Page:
Tuesday, September 27, 2011

Channeling Lucy

August 6th
Stop #8: Kimmel Orchard Tasting Room
                         & Wine Under the Pines Event

Last fall, Katherine and I went to Nebraska City to see her older sister, Wendy. While we were there, in the home of Arbor Day, I mentioned that I had always wanted to visit an apple orchard. Maybe I hadn't always wanted to visit one, but I really did that day since we had passed a couple on our way. Wendy obliged, and drove us out to Kimmel Orchard, where I stalked around the trees, pretending I was an apple thief.

... No apples were actually stolen.

Once we'd wandered around the orchard, we made our way inside and discovered the tasting room. Kimmel Orchard was my first official wine tasting, and more importantly, it was there that I first learned about the Nebraska Wine Tour. It was too late for us to get started last year, but I knew it was something I wanted to do this year.

We returned to Kimmel during their Wine Under the Pines event. We chose to start out inside with a regular tasting, and because Kimmel and Arbor Day Farm share many of the same wines, we were able to try ones that we hadn't been able to at Arbor Day Farm. The woman who was hosting the tasting was pleasant to talk to. It was her first day of pouring and she laughed as she told us that she had been to Kimmel a few times and was asked by a staff member if she would like to serve wine. She did a great job! Katherine and I joked that we need to start hanging around tasting rooms and vineyards more (is that possible?) in the hopes of getting the same opportunity.

When we had finished our regular tasting, we wandered outside to check out Wine Under the Pines. This year, proceeds from the event went to the American Red Cross to aide those affected by the 2011 Missouri River flooding. Six vineyards and breweries participated, so there was something suited to almost everyone's tastes. There were also different cooking demonstrations, a pairing class, vineyard tours, and live music all day.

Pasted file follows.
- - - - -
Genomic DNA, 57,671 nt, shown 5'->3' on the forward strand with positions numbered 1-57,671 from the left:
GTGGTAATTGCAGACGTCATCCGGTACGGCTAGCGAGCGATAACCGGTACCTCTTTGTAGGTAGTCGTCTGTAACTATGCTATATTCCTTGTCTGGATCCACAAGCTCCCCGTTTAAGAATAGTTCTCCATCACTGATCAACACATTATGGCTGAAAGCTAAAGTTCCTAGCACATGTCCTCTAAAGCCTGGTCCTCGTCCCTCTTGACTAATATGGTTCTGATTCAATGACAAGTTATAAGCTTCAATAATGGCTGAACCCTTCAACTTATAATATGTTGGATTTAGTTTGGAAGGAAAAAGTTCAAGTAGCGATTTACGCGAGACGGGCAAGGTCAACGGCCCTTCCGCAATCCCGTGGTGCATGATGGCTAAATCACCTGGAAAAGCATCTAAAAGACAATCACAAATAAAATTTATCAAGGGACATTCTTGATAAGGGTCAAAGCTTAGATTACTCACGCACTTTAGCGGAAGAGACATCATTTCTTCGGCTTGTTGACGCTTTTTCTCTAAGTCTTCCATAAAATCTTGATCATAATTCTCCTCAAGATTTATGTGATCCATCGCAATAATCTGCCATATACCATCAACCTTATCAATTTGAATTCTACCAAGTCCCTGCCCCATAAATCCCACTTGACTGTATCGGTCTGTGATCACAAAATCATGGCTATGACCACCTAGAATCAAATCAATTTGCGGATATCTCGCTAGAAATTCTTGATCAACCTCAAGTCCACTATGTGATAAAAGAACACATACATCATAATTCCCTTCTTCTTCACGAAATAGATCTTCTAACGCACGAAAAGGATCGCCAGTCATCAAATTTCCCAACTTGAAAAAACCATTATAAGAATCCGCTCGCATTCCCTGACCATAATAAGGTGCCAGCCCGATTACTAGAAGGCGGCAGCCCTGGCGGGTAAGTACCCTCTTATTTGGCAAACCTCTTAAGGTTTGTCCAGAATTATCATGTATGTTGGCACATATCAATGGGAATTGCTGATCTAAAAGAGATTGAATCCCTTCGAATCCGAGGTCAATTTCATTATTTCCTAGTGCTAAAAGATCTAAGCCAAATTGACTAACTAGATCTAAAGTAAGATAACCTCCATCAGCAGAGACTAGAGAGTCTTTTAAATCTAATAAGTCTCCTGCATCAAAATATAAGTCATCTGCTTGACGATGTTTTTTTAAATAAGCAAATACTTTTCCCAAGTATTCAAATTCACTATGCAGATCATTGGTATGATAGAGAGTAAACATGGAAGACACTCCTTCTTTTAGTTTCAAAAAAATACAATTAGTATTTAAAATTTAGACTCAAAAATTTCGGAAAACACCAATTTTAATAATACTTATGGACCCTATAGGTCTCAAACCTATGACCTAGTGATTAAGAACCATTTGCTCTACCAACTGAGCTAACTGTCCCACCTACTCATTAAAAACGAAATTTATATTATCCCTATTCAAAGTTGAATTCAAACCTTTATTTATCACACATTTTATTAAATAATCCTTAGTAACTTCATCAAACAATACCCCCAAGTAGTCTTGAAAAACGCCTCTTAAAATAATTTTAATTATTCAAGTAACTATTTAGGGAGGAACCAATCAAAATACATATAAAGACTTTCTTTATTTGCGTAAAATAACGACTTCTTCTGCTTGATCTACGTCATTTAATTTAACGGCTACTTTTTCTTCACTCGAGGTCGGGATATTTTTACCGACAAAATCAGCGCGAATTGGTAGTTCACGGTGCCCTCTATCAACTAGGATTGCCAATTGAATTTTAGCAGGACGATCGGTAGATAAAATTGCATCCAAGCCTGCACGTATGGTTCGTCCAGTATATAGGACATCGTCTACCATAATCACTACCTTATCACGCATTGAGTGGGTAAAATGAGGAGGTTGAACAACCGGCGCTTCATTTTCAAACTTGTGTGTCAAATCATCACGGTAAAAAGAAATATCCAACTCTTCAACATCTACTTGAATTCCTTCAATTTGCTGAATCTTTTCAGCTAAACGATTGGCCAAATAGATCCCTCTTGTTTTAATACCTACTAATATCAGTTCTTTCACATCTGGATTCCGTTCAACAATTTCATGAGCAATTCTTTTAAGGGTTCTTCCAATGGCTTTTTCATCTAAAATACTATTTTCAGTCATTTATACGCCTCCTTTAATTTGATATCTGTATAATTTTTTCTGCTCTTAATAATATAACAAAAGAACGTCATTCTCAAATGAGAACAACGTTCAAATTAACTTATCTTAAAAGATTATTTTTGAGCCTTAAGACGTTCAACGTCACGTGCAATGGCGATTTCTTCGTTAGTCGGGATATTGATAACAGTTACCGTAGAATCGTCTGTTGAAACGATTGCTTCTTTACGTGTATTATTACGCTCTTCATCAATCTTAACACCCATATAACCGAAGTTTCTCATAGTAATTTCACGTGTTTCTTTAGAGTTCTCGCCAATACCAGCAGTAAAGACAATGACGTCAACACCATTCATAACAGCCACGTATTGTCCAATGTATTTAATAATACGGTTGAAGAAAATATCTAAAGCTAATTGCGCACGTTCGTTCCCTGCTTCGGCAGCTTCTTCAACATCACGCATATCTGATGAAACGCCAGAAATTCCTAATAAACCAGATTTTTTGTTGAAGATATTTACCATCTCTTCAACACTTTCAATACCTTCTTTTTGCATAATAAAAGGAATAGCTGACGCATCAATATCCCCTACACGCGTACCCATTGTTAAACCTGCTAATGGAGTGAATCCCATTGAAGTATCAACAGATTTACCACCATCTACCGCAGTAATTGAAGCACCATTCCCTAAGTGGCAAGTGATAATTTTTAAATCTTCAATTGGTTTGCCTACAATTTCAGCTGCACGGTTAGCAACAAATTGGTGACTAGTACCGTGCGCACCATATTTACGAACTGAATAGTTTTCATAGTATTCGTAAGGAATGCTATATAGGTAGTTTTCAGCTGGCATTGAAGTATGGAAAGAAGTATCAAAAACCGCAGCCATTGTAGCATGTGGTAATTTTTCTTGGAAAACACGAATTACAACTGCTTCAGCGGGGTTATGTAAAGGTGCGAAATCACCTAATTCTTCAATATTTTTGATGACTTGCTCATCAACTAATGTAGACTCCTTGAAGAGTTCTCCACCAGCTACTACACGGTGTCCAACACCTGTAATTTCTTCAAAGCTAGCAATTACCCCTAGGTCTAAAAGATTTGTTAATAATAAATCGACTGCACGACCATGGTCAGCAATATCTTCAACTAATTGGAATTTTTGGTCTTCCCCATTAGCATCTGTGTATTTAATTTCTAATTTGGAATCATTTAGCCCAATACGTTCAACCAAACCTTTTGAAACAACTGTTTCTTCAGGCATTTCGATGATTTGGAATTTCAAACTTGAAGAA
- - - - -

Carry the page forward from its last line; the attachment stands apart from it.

The biggest hit was the grape stomp.


August 6th would have been Lucille Ball's 100th birthday. I couldn't think of a better way to celebrate than to kick off my sandals, let my red hair down, and stomp some grapes. Children and adults packed into a tank full of grapes and squished - everyone had a smile on their face and grape skin between their toes.

After. Stomping grapes is strangely cathartic...

Later, after I'd rinsed off my feet, I asked one of the men at the Kimmel tasting stand what they do with the stomped grapes. He said they get thrown into a ditch. I laughed, and asked if he promised.

"No," he replied, winking.

To be on the safe side, I think I'll avoid any wines with commemorative Lucy labels.

Favorite: Vignoles

Kimmel Orchard's Website

Sunday, September 18, 2011

From the Horse's Mouth

August 6th
Stop #7: Arbor Day Farm Tasting Room

August is typically one of a vineyard's busiest months. Harvest is just beginning, and many vineyards host festivals and events to allow everyone to be a part of this special time.